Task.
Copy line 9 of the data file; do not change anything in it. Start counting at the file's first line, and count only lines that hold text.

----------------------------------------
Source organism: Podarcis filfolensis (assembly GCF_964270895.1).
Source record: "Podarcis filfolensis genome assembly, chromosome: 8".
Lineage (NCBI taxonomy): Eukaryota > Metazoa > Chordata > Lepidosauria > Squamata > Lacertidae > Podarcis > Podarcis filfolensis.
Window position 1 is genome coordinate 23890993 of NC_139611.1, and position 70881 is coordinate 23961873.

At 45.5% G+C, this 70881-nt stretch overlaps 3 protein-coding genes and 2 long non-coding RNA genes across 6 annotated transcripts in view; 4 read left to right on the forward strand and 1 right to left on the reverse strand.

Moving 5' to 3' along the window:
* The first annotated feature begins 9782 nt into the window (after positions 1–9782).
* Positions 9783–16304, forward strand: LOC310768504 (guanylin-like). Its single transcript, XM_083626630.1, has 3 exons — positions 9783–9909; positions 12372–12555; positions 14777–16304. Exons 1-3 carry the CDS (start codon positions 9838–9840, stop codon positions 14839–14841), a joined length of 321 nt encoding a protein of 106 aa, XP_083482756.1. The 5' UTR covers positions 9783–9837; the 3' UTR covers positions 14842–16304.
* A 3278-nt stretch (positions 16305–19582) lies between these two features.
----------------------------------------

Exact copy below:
* A 3278-nt stretch (positions 16305–19582) lies between these two features.